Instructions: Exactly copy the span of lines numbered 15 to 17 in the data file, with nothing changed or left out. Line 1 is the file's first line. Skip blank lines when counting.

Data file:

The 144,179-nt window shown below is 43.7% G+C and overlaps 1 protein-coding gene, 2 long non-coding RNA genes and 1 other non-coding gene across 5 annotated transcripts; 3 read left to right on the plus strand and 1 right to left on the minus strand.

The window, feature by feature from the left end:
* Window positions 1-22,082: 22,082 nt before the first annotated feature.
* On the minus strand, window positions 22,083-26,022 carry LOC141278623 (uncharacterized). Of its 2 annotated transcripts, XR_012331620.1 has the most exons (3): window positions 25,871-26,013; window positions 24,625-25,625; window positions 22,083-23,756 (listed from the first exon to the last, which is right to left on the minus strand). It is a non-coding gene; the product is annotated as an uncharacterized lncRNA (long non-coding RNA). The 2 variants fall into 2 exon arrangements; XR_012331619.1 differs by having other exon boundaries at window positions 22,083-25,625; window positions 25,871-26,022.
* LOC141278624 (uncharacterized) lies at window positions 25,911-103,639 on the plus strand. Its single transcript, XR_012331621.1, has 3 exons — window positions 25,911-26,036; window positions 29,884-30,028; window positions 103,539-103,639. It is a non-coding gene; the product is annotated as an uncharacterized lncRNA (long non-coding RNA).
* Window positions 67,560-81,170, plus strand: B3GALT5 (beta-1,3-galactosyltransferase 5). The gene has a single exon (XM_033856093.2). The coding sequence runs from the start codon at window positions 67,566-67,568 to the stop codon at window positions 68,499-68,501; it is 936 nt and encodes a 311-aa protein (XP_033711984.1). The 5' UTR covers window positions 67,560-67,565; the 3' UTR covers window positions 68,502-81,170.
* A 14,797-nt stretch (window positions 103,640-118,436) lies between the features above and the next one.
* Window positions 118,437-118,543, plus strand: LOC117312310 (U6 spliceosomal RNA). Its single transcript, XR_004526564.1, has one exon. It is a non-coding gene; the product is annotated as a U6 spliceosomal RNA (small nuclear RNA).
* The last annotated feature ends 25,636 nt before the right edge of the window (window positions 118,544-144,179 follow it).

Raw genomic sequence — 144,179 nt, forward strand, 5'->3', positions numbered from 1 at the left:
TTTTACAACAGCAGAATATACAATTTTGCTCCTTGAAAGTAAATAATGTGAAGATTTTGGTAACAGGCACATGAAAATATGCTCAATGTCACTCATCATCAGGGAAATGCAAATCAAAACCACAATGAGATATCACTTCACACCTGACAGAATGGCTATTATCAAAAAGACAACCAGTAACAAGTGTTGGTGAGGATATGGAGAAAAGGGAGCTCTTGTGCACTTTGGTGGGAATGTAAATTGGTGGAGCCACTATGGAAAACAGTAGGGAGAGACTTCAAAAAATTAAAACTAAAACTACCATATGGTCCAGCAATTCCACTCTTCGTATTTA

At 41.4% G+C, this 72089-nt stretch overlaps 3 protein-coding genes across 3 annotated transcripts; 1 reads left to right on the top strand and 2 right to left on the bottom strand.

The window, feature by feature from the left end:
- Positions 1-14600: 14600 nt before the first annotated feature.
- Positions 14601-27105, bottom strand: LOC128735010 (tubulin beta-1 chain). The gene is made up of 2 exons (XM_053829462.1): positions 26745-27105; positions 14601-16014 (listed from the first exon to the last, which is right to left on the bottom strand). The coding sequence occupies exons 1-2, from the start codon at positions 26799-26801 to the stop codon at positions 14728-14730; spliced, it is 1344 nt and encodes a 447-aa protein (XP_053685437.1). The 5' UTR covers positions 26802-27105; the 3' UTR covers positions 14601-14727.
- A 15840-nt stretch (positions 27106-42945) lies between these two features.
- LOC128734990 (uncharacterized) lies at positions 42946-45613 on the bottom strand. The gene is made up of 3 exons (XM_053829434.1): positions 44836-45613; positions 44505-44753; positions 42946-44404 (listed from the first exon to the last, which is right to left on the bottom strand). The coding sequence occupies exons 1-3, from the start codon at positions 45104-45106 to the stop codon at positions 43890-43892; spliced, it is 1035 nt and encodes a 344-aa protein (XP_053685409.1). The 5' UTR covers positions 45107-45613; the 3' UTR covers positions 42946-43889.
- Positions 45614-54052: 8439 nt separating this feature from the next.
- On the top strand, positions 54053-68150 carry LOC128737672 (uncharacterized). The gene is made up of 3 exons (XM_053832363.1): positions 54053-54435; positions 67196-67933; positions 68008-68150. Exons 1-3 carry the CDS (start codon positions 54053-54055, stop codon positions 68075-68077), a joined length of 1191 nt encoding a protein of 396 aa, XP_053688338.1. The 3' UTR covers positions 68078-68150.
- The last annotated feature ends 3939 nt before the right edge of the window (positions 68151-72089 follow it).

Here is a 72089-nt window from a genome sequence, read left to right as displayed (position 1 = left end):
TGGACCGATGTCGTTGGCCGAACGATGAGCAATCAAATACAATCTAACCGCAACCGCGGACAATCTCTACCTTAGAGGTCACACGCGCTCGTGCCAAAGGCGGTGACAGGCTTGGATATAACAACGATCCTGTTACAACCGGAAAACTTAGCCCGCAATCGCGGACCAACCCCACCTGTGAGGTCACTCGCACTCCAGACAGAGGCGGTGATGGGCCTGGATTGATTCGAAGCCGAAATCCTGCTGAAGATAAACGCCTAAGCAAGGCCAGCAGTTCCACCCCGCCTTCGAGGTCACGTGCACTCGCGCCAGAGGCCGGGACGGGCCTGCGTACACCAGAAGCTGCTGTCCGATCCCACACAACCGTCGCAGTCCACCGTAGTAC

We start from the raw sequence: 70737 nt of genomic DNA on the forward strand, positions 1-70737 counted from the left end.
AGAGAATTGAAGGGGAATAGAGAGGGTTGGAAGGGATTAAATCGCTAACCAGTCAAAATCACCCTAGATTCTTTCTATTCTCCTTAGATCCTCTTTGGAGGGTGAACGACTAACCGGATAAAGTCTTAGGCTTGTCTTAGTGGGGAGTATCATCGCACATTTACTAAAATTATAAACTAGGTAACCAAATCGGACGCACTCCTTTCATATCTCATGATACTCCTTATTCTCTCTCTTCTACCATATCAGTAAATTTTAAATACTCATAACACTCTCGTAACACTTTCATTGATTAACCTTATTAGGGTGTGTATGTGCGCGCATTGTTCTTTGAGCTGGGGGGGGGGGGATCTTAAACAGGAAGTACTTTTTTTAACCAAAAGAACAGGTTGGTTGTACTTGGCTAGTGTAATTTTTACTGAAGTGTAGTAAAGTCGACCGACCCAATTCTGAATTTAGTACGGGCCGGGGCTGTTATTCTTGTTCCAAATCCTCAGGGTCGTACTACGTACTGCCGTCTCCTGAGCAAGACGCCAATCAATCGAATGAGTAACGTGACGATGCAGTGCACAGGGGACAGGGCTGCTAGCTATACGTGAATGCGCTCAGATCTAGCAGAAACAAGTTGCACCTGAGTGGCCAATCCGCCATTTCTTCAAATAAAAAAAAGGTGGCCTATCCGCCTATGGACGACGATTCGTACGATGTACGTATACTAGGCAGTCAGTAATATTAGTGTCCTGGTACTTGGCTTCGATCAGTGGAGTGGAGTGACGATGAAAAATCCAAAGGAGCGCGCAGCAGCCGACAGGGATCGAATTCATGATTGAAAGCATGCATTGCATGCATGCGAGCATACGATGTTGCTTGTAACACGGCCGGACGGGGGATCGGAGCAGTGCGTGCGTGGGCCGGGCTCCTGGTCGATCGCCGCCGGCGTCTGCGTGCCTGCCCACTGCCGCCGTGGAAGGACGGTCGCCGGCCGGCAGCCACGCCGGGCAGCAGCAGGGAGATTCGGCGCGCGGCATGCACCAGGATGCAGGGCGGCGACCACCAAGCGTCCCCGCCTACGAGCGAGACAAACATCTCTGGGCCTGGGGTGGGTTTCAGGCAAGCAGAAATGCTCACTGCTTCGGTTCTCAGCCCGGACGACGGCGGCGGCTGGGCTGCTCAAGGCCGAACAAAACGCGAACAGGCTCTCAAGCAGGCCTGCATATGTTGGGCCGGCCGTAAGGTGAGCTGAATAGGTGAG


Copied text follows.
- Positions 14601-27105, bottom strand: LOC128735010 (tubulin beta-1 chain). The gene is made up of 2 exons (XM_053829462.1): positions 26745-27105; positions 14601-16014 (listed from the first exon to the last, which is right to left on the bottom strand). The coding sequence occupies exons 1-2, from the start codon at positions 26799-26801 to the stop codon at positions 14728-14730; spliced, it is 1344 nt and encodes a 447-aa protein (XP_053685437.1). The 5' UTR covers positions 26802-27105; the 3' UTR covers positions 14601-14727.
- A 15840-nt stretch (positions 27106-42945) lies between these two features.
- LOC128734990 (uncharacterized) lies at positions 42946-45613 on the bottom strand. The gene is made up of 3 exons (XM_053829434.1): positions 44836-45613; positions 44505-44753; positions 42946-44404 (listed from the first exon to the last, which is right to left on the bottom strand). The coding sequence occupies exons 1-3, from the start codon at positions 45104-45106 to the stop codon at positions 43890-43892; spliced, it is 1035 nt and encodes a 344-aa protein (XP_053685409.1). The 5' UTR covers positions 45107-45613; the 3' UTR covers positions 42946-43889.